Don’t Mind Me—Keep Talking

I listen to strangers talking all the time. Most of the time it’s dull. Sometimes it’s educational. And, on occasion it’s frightening. The other day I was heading on my way to buy groceries, walking along a particularly busy stretch of sidewalk a few blocks from where I live, when I overheard a man shouting into his mobile phone.

“You f-ing find her and get my shit back. Or I’ll go out there and find her and f-ing kill her! I want my stuff back!” His language, tone, demeanor and facial expression didn’t leave any doubt. He meant what he said.

Why do I listen?

I want to write credible dialog.

Listening to strangers is, odd but true, more useful than listening to friends and family. I’m invested in WHAT my nearest and dearest are saying while I can focus on HOW strangers speak without worrying about the content. It’s a different kind of listening.

In cities like New York, people talk about personal topics in public places because there’s a general agreement—an unspoken social contract—that enables the illusion of privacy. We know people can hear and may even be eavesdropping, but there’s a quiet, psychological barrier that usually inhibits dropping into someone else’s conversation.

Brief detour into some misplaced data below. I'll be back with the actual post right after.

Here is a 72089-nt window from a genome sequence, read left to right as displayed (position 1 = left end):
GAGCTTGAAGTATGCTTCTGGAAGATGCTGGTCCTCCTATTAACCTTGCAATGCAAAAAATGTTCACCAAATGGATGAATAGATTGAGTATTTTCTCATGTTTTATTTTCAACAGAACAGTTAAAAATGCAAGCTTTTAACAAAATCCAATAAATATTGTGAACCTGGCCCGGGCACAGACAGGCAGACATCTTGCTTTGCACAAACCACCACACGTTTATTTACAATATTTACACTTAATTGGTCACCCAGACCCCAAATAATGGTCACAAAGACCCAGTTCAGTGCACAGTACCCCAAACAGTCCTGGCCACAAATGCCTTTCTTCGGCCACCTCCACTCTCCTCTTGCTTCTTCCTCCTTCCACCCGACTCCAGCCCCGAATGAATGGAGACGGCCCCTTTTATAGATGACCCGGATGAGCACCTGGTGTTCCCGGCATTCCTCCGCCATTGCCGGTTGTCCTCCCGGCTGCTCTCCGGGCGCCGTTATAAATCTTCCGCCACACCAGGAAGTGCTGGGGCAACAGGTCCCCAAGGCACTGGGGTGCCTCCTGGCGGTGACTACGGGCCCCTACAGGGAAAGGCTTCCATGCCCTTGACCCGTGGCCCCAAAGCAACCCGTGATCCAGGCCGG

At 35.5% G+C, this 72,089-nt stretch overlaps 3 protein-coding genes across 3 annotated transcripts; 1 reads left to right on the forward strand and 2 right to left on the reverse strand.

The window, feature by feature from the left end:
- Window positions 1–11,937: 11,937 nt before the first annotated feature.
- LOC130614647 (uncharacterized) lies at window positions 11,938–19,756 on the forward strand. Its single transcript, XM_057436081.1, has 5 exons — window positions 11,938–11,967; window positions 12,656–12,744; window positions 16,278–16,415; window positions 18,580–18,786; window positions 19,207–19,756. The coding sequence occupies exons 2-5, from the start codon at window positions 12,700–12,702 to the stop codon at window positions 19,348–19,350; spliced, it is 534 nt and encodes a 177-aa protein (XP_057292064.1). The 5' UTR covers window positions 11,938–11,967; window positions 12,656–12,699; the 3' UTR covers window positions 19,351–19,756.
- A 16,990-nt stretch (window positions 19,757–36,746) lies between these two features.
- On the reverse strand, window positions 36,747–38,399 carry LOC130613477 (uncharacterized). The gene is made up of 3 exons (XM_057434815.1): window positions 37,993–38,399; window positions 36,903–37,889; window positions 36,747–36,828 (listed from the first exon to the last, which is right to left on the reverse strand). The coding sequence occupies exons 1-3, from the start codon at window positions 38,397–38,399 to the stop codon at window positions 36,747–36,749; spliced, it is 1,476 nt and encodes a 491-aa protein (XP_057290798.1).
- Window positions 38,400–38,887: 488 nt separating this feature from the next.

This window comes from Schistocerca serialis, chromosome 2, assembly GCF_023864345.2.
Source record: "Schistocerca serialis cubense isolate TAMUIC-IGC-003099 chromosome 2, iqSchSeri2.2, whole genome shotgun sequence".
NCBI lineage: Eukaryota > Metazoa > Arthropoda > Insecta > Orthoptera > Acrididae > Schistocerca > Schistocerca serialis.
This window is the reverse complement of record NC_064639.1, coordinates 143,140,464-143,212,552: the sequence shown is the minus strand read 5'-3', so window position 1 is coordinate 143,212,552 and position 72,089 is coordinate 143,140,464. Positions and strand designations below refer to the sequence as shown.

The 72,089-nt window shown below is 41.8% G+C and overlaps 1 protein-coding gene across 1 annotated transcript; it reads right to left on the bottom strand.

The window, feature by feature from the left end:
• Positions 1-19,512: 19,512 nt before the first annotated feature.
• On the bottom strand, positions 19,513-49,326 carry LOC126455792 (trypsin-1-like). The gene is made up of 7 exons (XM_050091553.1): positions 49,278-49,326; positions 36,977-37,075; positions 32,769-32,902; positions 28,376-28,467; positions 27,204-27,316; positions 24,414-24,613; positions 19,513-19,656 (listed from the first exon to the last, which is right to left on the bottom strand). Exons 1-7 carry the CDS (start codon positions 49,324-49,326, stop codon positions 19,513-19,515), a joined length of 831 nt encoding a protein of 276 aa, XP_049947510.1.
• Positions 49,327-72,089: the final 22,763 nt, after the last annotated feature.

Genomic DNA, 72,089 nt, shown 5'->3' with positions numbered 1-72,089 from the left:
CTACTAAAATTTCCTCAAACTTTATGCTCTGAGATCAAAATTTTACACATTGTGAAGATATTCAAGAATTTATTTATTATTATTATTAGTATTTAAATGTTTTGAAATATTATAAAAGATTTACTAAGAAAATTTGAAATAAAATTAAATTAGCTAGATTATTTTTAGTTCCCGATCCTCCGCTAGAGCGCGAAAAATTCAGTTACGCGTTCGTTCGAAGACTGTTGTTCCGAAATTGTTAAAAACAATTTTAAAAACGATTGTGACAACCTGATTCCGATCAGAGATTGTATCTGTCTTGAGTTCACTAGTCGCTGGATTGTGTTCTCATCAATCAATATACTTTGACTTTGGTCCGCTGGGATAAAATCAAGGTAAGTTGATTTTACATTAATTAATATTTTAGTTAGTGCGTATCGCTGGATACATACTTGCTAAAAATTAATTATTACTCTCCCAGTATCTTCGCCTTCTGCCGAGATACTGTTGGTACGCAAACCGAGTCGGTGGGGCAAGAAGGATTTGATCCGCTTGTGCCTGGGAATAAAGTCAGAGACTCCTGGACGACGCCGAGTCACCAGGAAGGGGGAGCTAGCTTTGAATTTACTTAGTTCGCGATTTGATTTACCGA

This is not to say that talking to strangers is forbidden. It’s not and chatting with strangers at cafes and bars, in stores, on line for shows, etc. is practically a hobby in New York. That kind of casual chatting is fun. The unspoken rule prohibits diving into personal dramas.

Overhearing an intense discussion, with impassioned language and strong emotions is like taking a class in writing dialog. So, don’t mind me—keep talking.


  1. Meh…dialogue is hard. If I can visualise the character well enough, I can get the intonation reasonably well, but most of them still end up sounding more or less middle class. 🙁

    • Candy Korman

      I’ve read entirely too many stories and novels in which ALL the characters sounded the same! The missteps of other authors has alwways been unreal oo m.